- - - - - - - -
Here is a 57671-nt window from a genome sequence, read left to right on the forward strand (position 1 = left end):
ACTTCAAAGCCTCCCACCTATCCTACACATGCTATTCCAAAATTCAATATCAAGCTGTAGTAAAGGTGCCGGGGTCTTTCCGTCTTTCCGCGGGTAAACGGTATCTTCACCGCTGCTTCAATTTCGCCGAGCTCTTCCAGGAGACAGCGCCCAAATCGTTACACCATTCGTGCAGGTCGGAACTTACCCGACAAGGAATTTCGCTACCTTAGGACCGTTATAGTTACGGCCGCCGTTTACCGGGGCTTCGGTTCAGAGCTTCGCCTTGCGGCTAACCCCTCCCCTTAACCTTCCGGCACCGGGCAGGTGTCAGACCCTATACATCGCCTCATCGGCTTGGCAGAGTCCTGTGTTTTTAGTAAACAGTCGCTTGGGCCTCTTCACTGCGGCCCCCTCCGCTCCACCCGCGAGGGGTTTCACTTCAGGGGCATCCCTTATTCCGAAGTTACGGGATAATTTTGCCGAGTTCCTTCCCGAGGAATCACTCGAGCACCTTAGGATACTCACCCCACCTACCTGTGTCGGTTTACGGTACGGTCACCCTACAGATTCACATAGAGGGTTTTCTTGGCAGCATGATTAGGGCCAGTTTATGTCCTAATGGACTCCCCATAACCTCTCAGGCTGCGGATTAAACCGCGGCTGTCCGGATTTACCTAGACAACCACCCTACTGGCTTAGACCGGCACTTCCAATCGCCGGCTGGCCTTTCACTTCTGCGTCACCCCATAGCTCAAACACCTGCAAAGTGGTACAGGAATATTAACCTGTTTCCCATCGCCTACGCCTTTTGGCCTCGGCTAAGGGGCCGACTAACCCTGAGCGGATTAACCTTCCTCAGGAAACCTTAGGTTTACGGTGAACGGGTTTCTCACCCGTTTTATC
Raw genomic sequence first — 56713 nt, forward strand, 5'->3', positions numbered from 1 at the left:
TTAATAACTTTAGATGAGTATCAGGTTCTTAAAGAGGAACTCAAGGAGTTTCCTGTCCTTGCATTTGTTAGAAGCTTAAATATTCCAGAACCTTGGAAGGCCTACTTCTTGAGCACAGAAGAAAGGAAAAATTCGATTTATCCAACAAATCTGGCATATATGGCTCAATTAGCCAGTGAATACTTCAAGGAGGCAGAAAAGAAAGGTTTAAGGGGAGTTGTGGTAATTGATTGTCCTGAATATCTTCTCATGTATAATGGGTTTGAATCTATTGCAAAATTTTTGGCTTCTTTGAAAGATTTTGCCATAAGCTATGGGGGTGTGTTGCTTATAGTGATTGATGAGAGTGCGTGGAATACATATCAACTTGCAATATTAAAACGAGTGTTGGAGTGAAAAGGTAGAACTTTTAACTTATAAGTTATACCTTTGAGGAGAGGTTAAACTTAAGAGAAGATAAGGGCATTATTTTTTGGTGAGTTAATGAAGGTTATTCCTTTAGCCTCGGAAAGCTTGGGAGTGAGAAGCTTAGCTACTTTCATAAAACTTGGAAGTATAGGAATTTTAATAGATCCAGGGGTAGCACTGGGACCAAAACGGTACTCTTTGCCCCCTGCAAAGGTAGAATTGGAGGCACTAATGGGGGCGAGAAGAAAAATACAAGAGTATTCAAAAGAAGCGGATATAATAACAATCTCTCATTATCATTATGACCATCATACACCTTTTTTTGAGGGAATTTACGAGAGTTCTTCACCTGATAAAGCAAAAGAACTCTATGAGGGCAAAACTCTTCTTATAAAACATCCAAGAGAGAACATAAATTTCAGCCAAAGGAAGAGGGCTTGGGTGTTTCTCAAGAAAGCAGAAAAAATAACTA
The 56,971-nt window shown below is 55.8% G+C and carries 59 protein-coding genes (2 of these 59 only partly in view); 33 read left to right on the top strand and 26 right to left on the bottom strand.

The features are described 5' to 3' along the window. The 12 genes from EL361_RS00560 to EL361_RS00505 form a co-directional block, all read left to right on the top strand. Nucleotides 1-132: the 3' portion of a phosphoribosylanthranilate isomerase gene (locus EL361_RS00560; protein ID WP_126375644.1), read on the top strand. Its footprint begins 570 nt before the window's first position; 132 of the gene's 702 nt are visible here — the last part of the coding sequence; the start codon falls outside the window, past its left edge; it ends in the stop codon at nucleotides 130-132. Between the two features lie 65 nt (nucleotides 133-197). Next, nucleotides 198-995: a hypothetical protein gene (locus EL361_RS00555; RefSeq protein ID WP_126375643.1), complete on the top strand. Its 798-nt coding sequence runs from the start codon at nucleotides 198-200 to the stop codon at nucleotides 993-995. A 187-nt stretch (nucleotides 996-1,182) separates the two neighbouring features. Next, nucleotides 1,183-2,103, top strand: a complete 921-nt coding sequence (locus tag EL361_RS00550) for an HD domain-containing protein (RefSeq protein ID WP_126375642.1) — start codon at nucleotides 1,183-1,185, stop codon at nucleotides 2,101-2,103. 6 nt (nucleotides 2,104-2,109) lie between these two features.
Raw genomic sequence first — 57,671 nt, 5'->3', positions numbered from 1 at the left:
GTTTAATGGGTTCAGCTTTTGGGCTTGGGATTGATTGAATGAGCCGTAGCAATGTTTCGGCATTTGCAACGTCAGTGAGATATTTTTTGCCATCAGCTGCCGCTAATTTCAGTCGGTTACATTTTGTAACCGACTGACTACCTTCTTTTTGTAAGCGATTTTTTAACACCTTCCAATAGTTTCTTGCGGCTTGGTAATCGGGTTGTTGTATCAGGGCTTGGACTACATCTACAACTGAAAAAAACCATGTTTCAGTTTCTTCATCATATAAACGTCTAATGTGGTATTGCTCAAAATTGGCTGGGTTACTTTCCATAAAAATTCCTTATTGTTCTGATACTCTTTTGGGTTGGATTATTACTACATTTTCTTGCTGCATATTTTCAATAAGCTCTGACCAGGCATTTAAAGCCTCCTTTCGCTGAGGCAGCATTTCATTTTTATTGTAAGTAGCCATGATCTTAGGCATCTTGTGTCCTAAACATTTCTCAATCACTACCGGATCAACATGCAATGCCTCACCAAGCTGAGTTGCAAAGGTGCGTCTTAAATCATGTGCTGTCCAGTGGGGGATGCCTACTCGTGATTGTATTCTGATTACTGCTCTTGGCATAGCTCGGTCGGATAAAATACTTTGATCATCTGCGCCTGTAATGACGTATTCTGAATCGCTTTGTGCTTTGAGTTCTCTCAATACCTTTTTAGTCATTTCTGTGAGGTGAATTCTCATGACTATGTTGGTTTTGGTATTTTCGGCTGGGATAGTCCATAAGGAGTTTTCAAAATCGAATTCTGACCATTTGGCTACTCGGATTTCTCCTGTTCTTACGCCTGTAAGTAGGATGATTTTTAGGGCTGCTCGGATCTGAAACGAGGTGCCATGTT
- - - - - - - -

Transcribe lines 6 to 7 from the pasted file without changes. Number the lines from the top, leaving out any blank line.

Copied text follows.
The features are described 5' to 3' along the window. The 12 genes from EL361_RS00560 to EL361_RS00505 form a co-directional block, all read left to right on the top strand. Nucleotides 1-132: the 3' portion of a phosphoribosylanthranilate isomerase gene (locus EL361_RS00560; protein ID WP_126375644.1), read on the top strand. Its footprint begins 570 nt before the window's first position; 132 of the gene's 702 nt are visible here — the last part of the coding sequence; the start codon falls outside the window, past its left edge; it ends in the stop codon at nucleotides 130-132. Between the two features lie 65 nt (nucleotides 133-197). Next, nucleotides 198-995: a hypothetical protein gene (locus EL361_RS00555; RefSeq protein ID WP_126375643.1), complete on the top strand. Its 798-nt coding sequence runs from the start codon at nucleotides 198-200 to the stop codon at nucleotides 993-995. A 187-nt stretch (nucleotides 996-1,182) separates the two neighbouring features. Next, nucleotides 1,183-2,103, top strand: a complete 921-nt coding sequence (locus tag EL361_RS00550) for an HD domain-containing protein (RefSeq protein ID WP_126375642.1) — start codon at nucleotides 1,183-1,185, stop codon at nucleotides 2,101-2,103. 6 nt (nucleotides 2,104-2,109) lie between these two features.
Raw genomic sequence first — 57,671 nt, 5'->3', positions numbered from 1 at the left: